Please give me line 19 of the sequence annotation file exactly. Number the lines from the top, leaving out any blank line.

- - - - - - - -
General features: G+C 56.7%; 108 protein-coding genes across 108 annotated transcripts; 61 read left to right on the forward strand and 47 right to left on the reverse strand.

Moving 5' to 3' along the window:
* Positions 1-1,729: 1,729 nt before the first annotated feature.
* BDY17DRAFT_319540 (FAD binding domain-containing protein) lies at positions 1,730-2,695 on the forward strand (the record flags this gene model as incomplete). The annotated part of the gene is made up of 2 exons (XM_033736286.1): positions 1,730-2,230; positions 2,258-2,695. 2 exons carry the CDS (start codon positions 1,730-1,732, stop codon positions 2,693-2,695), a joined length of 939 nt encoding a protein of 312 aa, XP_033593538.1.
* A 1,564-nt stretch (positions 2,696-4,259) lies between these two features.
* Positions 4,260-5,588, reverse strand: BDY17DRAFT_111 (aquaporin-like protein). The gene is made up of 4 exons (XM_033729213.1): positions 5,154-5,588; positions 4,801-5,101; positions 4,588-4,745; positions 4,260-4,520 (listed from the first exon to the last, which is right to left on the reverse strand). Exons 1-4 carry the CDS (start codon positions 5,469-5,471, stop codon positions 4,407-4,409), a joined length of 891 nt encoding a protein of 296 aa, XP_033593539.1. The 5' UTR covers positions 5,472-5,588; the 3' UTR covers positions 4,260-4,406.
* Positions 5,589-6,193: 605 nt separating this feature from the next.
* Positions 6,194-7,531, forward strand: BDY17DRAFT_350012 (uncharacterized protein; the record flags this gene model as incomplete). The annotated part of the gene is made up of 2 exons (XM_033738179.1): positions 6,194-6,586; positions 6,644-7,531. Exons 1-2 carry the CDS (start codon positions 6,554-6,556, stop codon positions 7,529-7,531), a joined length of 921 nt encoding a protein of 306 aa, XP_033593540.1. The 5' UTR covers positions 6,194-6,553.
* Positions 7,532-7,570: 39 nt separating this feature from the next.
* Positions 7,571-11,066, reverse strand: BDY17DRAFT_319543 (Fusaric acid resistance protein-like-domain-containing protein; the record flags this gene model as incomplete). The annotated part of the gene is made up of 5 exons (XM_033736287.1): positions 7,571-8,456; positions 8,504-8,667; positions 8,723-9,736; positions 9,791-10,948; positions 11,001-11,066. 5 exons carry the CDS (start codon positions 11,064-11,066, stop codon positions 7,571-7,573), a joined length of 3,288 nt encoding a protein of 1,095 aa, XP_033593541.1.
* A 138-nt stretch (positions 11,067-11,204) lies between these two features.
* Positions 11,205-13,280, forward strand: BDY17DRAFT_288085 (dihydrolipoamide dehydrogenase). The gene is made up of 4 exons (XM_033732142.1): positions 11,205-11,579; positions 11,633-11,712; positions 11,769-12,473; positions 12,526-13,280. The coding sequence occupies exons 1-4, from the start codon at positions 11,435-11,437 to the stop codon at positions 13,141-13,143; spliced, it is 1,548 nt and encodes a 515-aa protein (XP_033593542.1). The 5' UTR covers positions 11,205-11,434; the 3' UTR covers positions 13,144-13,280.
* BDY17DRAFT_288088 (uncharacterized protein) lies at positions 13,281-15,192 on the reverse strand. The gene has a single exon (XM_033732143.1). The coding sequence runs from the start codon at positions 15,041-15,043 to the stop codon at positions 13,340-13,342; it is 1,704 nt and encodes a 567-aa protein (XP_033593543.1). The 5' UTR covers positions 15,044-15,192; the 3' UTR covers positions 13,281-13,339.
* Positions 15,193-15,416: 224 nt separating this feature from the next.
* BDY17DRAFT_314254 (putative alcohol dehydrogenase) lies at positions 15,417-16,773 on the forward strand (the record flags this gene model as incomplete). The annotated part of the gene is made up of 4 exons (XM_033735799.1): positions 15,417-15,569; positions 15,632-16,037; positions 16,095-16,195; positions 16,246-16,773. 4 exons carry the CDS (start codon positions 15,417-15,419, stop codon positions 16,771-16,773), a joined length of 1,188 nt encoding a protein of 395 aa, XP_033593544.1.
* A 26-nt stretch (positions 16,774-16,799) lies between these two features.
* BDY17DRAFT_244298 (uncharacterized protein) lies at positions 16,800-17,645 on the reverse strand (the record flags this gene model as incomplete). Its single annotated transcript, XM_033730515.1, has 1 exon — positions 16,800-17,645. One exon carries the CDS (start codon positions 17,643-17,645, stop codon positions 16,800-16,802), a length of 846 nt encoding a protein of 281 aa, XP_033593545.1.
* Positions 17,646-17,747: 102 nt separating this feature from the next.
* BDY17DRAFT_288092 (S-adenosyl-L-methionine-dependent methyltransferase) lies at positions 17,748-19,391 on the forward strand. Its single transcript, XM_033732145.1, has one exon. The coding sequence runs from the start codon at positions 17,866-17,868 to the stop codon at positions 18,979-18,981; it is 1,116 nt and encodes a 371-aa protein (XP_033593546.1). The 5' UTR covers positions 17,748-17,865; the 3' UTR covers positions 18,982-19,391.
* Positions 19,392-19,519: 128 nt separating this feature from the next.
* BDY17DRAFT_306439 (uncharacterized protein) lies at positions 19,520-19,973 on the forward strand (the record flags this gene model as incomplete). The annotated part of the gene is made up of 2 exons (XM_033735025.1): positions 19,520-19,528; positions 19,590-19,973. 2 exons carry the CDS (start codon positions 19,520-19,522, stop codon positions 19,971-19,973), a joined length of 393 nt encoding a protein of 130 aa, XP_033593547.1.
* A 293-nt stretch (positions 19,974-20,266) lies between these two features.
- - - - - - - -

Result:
* BDY17DRAFT_288092 (S-adenosyl-L-methionine-dependent methyltransferase) lies at positions 17,748-19,391 on the forward strand. Its single transcript, XM_033732145.1, has one exon. The coding sequence runs from the start codon at positions 17,866-17,868 to the stop codon at positions 18,979-18,981; it is 1,116 nt and encodes a 371-aa protein (XP_033593546.1). The 5' UTR covers positions 17,748-17,865; the 3' UTR covers positions 18,982-19,391.